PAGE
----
Sighing, Xander walked over, then guided Clark back to the couch, all with Spike clinging to him like a limpet. Appallingly, he was getting used to doing things while Spike clung to him. When he tried to complain, the vampire just muttered about the delightful, sunny warmth and clung just tight enough to not set off the chip but make it impossible to lever him off.
“You ready to talk about tonight?” Xander asked, sitting on Spike in order to sit on the couch next to Clark.
The younger man laughed a little at the sight. Then he shuddered. “Don’t suppose I could have some more hot chocolate first?”
Xander was hesitant waking Clark the next morning, far too early. Not because he feared the alien would hurt him, but because Clark had had a shitty night and needed the rest. Xander couldn’t begin to imagine what would have happened if Lex hadn’t found Clark in that field. Lana’s necklace was small, but enough exposure might still kill Clark, and half the youth of Smallville would have died at the dance.
“Hey there,” Xander said softly as Clark’s eyes opened.
Clark groaned and threw and arm over his eyes. “Any chance I can sleep in?”
“Wish I could let you. But your Mom mentioned the farmer’s market.”
“Shit.” Clark clambered out of bed. “I can’t believe you told Mom and Dad I was here.”
“Was I supposed to let them worry all night?”
“They wouldn’t have noticed.”
Xander stopped and stared. “Are you telling me you’ve been sneaking in late and staying out at night?”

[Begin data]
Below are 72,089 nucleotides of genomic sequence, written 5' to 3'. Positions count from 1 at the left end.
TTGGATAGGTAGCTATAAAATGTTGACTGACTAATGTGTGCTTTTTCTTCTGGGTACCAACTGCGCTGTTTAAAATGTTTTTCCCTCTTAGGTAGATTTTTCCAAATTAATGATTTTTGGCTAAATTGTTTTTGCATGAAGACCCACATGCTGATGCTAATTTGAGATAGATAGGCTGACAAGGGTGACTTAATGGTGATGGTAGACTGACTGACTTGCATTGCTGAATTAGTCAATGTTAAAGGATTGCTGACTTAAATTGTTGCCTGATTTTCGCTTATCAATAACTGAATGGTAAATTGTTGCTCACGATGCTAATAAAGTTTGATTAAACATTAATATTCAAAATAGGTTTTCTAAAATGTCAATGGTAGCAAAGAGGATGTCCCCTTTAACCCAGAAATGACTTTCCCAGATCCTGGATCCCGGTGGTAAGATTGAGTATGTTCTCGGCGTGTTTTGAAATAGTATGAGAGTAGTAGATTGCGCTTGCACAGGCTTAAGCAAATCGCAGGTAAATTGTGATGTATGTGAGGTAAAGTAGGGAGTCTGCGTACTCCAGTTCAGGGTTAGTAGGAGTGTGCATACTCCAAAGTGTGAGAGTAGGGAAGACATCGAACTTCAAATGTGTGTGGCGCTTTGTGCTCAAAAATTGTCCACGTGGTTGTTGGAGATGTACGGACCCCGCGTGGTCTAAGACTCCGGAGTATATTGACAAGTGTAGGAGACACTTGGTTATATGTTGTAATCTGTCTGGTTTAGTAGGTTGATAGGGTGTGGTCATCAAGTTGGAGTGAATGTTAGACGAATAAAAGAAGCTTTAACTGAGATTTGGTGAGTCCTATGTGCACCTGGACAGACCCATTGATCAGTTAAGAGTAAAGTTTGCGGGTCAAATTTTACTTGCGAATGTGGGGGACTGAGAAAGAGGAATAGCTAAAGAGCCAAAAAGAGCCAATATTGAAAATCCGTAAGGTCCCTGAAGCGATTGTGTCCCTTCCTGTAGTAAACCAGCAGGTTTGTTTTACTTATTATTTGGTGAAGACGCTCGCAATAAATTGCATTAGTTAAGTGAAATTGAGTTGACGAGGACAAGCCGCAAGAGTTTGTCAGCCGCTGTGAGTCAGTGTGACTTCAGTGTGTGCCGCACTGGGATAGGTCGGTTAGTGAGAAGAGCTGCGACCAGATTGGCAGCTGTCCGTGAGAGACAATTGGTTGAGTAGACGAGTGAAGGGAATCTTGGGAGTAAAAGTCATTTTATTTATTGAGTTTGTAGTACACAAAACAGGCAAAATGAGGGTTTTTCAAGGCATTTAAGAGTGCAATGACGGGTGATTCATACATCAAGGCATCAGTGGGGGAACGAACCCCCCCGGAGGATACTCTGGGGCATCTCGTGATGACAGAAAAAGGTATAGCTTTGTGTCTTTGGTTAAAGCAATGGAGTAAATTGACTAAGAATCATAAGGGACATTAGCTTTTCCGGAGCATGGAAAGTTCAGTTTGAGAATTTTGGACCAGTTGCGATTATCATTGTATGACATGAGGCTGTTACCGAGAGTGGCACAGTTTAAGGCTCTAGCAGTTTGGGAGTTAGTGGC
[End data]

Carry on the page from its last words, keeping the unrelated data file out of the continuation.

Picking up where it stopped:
Clark half grinned. “Once or twice.” Before Xander could protest, Clark continued. “Not really, but they expected me to be out late with the dance and all.”
Frowning, Xander said, “I don’t like the sound of that. If they didn’t notice… if Lex hadn’t found you… do you really think those jocks would have come back? Even if Jeremy hadn’t shown up.”
Scrubbing a hand through his hair, Clark sighed. “I don’t know.”
“Neither do I,” Xander admitted. “I just… I don’t like you getting hurt. And last night….”
“Yeah, that sucked.”
“Yes, it sucked,” Spike said sleepily from the doorway. “Yes, it could have been bad. But it wasn’t. Clark needs to run home before his parents freak further and Xander needs to come back to bed because it’s way too early for city boys to be up.”
“Spike,” Xander protested. He still wasn’t sure what to make of the apparent stability of their falling into bed, and showing it off even to his cousin weirded him out a bit.
“He’s right,” Clark said. “You need to stop tying yourself into knots. If this is how you react to difficult events, how do you stay sane with all those apocalypses?”
“He does better when he’s in the thick of things,” Spike said. “Needs to be able to help.”
“You help,” Clark said firmly, punching Xander gently in the shoulder. “You help a lot.”
“See,” Spike said, switching from draping himself over the doorway to clinging to Xander. “You did good. Now let the kid go and come back to bed. It’s Saturday and you should be sleeping in.”
Clark looked at the two of them thoughtfully. “So when did this change?” His voice was playful as he grinned at them. Xander didn’t know what to say, not having a clue, but Spike apparently had all the answers.
“He threatened to destroy me and promised I’d be dead before he left me behind.”
Xander frowned, and Clark frowned, and they both looked at Spike who just smiled sleepily over Xander’s shoulder.
“And that was a good thing?” Clark asked.
“Very good. S’a vampire thing, kid.”
Xander had to agree, though he wasn’t going to say it aloud right now. Seems he needed to have a talk with his fangless leech.